The Most Rewarding Internship

July 06, 2015

In college, so much emphasis is placed on finding the perfect summer internship. Talking to other college students quickly turns into a competition over whose internship is most “impressive.” Your pre-med classmate shadowed a pediatric cardiologist and posts pictures of themselves in full scrubs. My fellow business students worked in firms with a downtown office at the top floor of a skyscraper. The biology major on your hall conducted research in a lab, using a state-of-the art piece of equipment. I on the other hand spent my summer interning at a café. If you asked my peers, I would probably lose this superficial competition for most impressive summer job. However, my time at Thistle Stop Café led to more professional and personal growth than I could have ever anticipated. When I first arrived at Thistle Stop, I was told that the café’s marketing manager had recently relocated, and that they hadn’t hired someone to fill position. Her exit provided me with the incredible opportunity to essentially take over the café’s digital marketing. I was given the freedom to post whatever I wanted, along with the passwords to all of the café’s social media accounts. Never had I been allowed so much independence in an internship. I’ll admit that I was overwhelmed at first. I second-guessed every tweet, photo, and blog. However, it was this independence that made my experience so valuable. Not everything that I posted preformed well, but with every post I developed new strategies and ideas. The cafe manager, Courtney, and the Thistle Farms marketing team provided me with the guidance and encouragement to succeed in my position. By the end of my internship, I felt as though I had achieved something of value.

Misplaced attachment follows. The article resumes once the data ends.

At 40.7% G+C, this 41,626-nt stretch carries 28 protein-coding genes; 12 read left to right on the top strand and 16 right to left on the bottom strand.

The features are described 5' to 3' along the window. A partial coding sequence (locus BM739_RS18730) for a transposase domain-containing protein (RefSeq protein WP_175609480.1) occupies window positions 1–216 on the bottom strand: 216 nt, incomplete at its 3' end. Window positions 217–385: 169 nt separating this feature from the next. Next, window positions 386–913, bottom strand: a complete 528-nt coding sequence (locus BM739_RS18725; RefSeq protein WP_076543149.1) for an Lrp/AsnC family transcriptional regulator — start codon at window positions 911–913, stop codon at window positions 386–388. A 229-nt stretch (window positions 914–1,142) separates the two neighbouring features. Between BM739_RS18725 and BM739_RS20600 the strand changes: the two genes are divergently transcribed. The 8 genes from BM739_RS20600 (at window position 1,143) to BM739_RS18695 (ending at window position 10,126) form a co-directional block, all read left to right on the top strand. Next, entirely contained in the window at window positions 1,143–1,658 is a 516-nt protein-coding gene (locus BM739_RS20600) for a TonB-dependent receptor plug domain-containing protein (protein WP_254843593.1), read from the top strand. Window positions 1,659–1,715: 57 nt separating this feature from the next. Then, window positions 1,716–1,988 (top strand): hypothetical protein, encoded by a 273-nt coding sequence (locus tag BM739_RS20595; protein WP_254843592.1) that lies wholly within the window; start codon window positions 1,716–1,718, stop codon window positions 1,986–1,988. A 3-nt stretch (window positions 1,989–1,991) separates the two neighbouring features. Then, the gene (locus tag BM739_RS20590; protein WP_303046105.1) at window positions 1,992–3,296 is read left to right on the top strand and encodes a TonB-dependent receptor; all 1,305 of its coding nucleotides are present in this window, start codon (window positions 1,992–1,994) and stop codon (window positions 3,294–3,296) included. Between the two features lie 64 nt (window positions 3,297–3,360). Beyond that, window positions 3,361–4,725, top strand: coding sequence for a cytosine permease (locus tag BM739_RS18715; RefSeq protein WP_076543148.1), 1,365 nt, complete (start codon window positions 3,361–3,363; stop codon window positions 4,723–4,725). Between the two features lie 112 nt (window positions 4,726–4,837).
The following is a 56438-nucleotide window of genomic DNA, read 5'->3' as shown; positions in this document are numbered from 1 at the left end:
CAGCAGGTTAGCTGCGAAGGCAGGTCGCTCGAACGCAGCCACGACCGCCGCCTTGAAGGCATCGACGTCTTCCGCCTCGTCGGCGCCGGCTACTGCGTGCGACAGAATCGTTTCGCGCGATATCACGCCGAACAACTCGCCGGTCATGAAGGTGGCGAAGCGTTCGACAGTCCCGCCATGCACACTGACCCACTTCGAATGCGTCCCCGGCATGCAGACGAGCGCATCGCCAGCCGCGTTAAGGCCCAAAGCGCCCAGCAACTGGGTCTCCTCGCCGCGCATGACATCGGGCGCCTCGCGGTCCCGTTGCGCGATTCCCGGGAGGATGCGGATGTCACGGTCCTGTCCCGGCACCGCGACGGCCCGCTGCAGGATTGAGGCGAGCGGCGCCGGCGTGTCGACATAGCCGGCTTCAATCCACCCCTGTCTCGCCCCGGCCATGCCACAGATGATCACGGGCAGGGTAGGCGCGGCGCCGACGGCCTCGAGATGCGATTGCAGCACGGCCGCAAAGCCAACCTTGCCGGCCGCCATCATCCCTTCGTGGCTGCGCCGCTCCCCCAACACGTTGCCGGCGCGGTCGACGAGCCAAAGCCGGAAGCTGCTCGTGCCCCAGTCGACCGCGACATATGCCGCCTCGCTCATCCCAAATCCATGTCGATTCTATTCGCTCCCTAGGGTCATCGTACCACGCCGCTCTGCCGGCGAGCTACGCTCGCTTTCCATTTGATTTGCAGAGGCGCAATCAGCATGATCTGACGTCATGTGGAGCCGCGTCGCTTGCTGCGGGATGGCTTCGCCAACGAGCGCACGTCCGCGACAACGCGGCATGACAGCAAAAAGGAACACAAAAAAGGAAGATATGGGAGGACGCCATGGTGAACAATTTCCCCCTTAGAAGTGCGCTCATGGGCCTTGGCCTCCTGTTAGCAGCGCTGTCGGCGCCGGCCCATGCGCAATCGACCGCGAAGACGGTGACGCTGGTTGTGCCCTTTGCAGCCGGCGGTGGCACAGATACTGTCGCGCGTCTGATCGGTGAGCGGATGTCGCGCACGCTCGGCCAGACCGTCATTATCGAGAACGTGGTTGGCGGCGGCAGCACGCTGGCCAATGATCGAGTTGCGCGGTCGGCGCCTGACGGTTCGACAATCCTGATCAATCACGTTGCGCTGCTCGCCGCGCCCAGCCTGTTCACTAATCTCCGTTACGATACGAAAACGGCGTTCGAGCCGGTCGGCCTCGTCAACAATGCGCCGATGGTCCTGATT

Perhaps the most rewarding aspect of my internship was blogging for the café’s website. Writing these blog posts gave me the opportunity to talk to the women on a deeper level. For my final blog post, The Power of Poetry, I got to speak candidly with Donna Dozier about how writing poems has helped her overcome addiction, and about her role in bringing poetry night back to the cafe. When I showed her the finished product, tears welled up in her eyes. She immediately asked how she could access the blog, as she wanted to share it with her daughter. For the Fourth of July, I wrote a blog about what independence means to the women of Thistle Stop. My conversations with them gave me an entirely new perspective on what it means to be free. I realized in this moment that, while my supervisors were teaching me how to be a better professional, it was the women of Thistle Stop Cafe that could teach me to be a better human being. Going into this internship, my primary goal was to gain practical experience in business and marketing. I achieved this goal, but also gained so much more. I shed many of my preconceived judgments about survivors of addiction and prostitution. Thistle Stop Café advertises that it serves a story in every cup. After spending my summer with the women of Thistle Stop, I have found that this slogan rings true. Their stories are ones of survival and redemption in the face of an adversity that many people would find impossible to overcome. However, I was most touched by the parts of the women’s stories that are seemingly ordinary. They are devoted mothers and hard workers. They are talented poets and deep thinkers. They are loving friends and sisters. I now understand that these women’s stories cannot be told from a criminal record or a mugshot. By the end of the first day of school, most college students will have perfected an answer to the question, “What did you do over the summer?” Though I know that I will not be able to fit all of the amazing things about my internship into a single rehearsed statement. To simply say “I interned at a cafe” would be an understatement. It may sound cliché, but Thistle Stop is more than just a café. It is a family and a community. To be a part of that community, even if just for one summer, is more impressive to me than any position could have been.

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